FALMOUTH, Maine — A local farmer said his only option is to rebuild after fire destroyed his home and garage on Hurricane Road just before 2:30 a.m. Thursday.

No one was hurt in the blaze, but farm equipment was destroyed and two cats remained unaccounted for this week.

Doug Shores, owner of Wilshore Farm at 85 Hurricane Road, said he was sleeping next door at his girlfriend’s home when he woke and saw the fire.

“I woke up to see the flames roaring from the house to the garage,” Shores said. “I just have to pick up and carry on.”

The cause of the fire is unknown, Fire-EMS Chief Howard Rice Jr. said this week.

“On arrival, the house was completely engulfed in flames,” Rice said. He said the fire appeared to be headed toward the nearest barn, so firefighters focused their efforts there.

He said the fire went to a third alarm within minutes.

The fire was called in by a public works employee who was out plowing, and first responders arrived quickly, because they lived close by.

There were no hydrants nearby, so tankers were brought in from Windham, Gray, North Yarmouth, Freeport and Cumberland to help a Falmouth tanker shuttle water from a hydrant about a mile away. A second water source came from a hydrant in Cumberland, Rice said, and Portland sent a ladder truck.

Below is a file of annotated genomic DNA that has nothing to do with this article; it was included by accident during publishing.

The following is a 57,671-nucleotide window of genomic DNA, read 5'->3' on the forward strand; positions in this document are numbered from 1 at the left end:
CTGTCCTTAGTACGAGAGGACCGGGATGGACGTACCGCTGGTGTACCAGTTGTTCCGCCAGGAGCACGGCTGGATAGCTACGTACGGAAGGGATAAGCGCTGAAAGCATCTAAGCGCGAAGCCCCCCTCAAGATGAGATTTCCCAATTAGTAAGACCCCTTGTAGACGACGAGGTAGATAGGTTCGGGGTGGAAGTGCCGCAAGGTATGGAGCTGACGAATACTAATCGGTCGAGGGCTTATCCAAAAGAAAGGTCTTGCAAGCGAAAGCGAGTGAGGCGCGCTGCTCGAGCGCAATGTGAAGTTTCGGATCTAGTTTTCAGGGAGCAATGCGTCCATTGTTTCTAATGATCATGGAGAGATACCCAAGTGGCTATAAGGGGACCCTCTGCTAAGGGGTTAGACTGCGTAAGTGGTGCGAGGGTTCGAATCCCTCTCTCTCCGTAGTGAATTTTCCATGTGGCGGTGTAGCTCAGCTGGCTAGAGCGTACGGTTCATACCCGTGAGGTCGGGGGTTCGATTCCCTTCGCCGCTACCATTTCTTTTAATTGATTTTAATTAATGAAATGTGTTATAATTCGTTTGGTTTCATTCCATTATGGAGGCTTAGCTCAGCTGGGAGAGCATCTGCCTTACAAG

Shores, 52, said the fire destroyed three cars and a lot of tools and equipment, including a large farm tractor he needs for making hay.

Wilshore was a dairy farm until 2012, and since has been a hay farm. Shores said his family bought the farm in 1970, when he was 7 years old.

He said the biggest losses in the fire were mementos it destroyed, including every photo of his mother and trophies he won racing cars and that his father had won for showing cattle. He said he and family and friends had recently had a memorial for his mother in the house, which is why all her photos were there.

She died three days after Christmas.

“Those are what you don’t get back,” Shores said.

Shores said the state fire marshal’s office indicated the cause of the fire might never be known. He said by the time crews were able to respond the fire was “really roaring.”

“The structure was still here, but there were flames inside from one end to the other,” he said.

Rice agreed that the cause would be difficult to determine because of the extensive damage.

“To get going like that it had to be burning for a while,” he said.

Police Lt. John Kilbride said his department is not involved in the investigation because nothing suspicious seemed to have occurred.

Rice credited a large snowbank for saving Wilshore’s barns from the fire. He said the snow acted as an insulator between the fire and barns.

“If that snow wasn’t there, there’s a good chance those barns wouldn’t be there when we got there. It was a good fire stop, it saved the barns, I’m pretty sure of that,” he said.

The fire was put out within an hour, Rice said, but crews remained on the seen until roughly 8 a.m. He said 32 members of his own department came to the scene, and the mutual aid response was part of a “great team effort.” He said they were able to rotate crews to keep them warm on the cold, snowy night.

“We focused on saving the barns,” Rice said. “When you arrive with that much fire, there was nothing we were going to do to save the house.”